A scene also showed him as a young adult standing with his father at a bridge while his moped was being salvaged from the river below

‘This was also implied in the scene where the father, who was aware of the driver’s history of accidents, tapped the dashboard with a sense of relief after avoiding an impact.

‘We therefore considered that the overall message of the ad was of reliance on the vehicle’s safety features to aid those who were likely to drive irresponsibly.

‘We concluded that the dependency on the Advanced Safety Systems exaggerated the vehicle’s safety features and the overall tone of the ad encouraged irresponsible driving.’

He added: ‘The ads must not appear in their current form.

‘We told Volkswagen Group UK Ltd not to encourage irresponsible driving by exaggerating the benefits of the vehicle’s safety features.’

Bans on ‘misleading’ Eurostar advert for fares ‘from as little as £29′ and Gatwick Express slogan of ’30 minute’ trains after so many were delayed

  • ASA strikes down Eurostar’s claim to sell tickets to France ‘from as little as £29’
  • It’s because the cheapest fares do not make up significant proportion of total
  • Gatwick Express trains can no longer be billed as ‘non-stop in half an hour’ 
  • ASA said ‘significant proportion were delayed for reasons within its control’

Two rail firms have hit the buffers with watchdogs, having adverts banned for making ‘misleading’ claims about fares and journey times.

Thameslink was told to remove posters advertising its Gatwick Express service with the claims ‘non-stop to Victoria station in half an hour’ and ‘in just 30 minutes’.

And a Eurostar ad on its website was found to be ‘misleading’ because a significant portion of the advertised fares weren’t available at the ‘from £29 one way’ price.

A Eurostar ad on its website was found to be ‘misleading’ because a significant portion of the advertised fares weren’t available at the ‘from £29 one way’ price. 

The Advertising Standards Authority (ASA) investigated the Gatwick Express advert after two complaints that the time claims could not be substantiated.

Govia Thameslink said that it ran train services from 5am through to 10pm with a scheduled 30-minute direct journey from London Victoria to Gatwick Airport.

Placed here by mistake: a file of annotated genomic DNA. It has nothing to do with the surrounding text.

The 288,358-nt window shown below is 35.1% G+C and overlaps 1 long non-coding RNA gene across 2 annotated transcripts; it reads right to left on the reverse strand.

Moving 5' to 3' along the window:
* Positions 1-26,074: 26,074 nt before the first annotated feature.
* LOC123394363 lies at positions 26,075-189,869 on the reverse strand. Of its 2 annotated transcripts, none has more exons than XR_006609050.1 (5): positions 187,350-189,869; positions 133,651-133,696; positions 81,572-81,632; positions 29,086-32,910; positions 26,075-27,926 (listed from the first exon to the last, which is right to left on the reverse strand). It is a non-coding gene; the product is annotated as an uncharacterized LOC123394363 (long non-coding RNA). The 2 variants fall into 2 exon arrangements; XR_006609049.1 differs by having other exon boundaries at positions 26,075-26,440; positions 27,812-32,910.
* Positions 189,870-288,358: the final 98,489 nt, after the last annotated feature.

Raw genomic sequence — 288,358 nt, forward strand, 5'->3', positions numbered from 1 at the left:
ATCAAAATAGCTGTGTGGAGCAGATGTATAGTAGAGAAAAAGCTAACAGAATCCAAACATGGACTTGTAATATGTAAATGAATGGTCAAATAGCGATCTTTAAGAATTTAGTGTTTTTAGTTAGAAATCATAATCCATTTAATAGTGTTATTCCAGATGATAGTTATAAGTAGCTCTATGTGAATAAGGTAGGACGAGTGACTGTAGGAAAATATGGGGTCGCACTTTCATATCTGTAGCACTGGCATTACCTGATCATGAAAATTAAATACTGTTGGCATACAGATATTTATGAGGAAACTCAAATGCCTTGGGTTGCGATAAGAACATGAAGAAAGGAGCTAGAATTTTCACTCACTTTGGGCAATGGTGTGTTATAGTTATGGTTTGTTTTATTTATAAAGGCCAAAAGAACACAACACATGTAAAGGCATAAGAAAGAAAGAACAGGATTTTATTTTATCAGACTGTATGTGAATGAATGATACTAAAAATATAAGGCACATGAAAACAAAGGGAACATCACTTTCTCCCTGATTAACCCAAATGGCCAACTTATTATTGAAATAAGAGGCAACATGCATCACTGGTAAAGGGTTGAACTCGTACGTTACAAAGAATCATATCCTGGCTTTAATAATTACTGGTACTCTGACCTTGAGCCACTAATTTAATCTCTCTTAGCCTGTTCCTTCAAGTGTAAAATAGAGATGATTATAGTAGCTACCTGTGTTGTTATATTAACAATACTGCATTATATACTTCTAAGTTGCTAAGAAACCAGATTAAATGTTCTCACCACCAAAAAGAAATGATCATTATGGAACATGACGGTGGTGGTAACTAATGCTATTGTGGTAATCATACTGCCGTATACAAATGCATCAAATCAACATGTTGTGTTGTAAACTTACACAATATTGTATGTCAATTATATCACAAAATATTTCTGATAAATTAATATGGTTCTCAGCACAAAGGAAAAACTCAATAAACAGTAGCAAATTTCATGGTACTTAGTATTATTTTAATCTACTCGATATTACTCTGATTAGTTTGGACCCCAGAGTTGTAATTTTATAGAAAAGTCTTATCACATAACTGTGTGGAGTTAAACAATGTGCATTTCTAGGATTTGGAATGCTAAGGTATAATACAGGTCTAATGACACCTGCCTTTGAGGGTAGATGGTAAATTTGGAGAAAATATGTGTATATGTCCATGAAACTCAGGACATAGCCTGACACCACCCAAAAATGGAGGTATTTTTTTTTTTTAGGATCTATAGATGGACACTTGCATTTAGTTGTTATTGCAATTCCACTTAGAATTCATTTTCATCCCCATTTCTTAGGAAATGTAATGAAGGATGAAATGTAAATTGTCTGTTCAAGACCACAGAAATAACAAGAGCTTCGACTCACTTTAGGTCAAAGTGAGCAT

The firm said that a new timetable was introduced on May 20, and that they were currently updating all third-party media sites to reflect the new timetable and would remove the claims in question.

Gatwick Express provided data which showed that between April 30 last year and May 26 this year, a total of 79.1 per cent of scheduled trains between Victoria and Gatwick Airport arrived to their final destination on time.

But an ASA spokesman said: ‘We considered that consumers would interpret the claims to mean that the journey time between London Victoria and Gatwick airport on the Gatwick Express was 30 minutes.

‘While we acknowledged that consumers would appreciate that train services were occasionally subject to unforeseeable delays, we nevertheless considered that consumers would expect that the Gatwick Express achieved the stated journey time barring exceptional or unforeseeable circumstances outside of their control.

‘We noted that of the 20.1 per cent delayed services, the majority were delayed due to reasons such as staff sickness and technical/signalling faults.

‘Furthermore, of the services did not have a reason assigned to the delay or were classified as an uninvestigated delay.

Thameslink was told to remove posters advertising its Gatwick Express service with the claims ‘non-stop to Victoria station in half an hour’ and ‘in just 30 minutes’

‘Whilst we acknowledged that a proportion of services were delayed due to exceptional or unforeseeable circumstances outside of Gatwick Express’ control, such as track faults, fatalities and power supply failures, we considered that a significant proportion of services were delayed for reasons that were within Gatwick Express’ control’

The ASA spokesman added: ‘The ads must not appear again in the form complained of.’

The Eurostar website offering trains to France stated ‘With Eurostar tickets from as little as £29’ one way and ‘train to Lille from £29 one way’.

But a customer complained to the ASA that they were unable to find tickets from London to Paris at the price advertised.

Eurostar said that the availability of £29 fares was reviewed weekly by the Revenue Management team, who loaded additional capacity into the booking system for the ‘targeted booking horizon’, which was the period six to 18 weeks in advance of travel.

The firm argued that customers would not realistically expect to find the lead-in £29 fare available for departures within the immediate six weeks, and would instead expect this fare to be available for bookings made further in advance.

It accepted that the availability period for £29 tickets – six to 18 weeks in advance – could have been more clearly communicated to customers.

But an ASA spokesman said: ‘We considered that consumers would understand the claim ‘with Eurostar tickets from as little as £29’ to mean that a significant proportion of one-way tickets from London to Paris, Paris to London, London to Lille and Lille to London would be available to purchase at £29.

‘We also considered that consumers would expect to find the tickets available at the ‘from’ price across a range of dates and times within that period.

‘The £29 fares made up a very small percentage of one-way tickets from London to Paris in both directions within the relevant booking horizon.’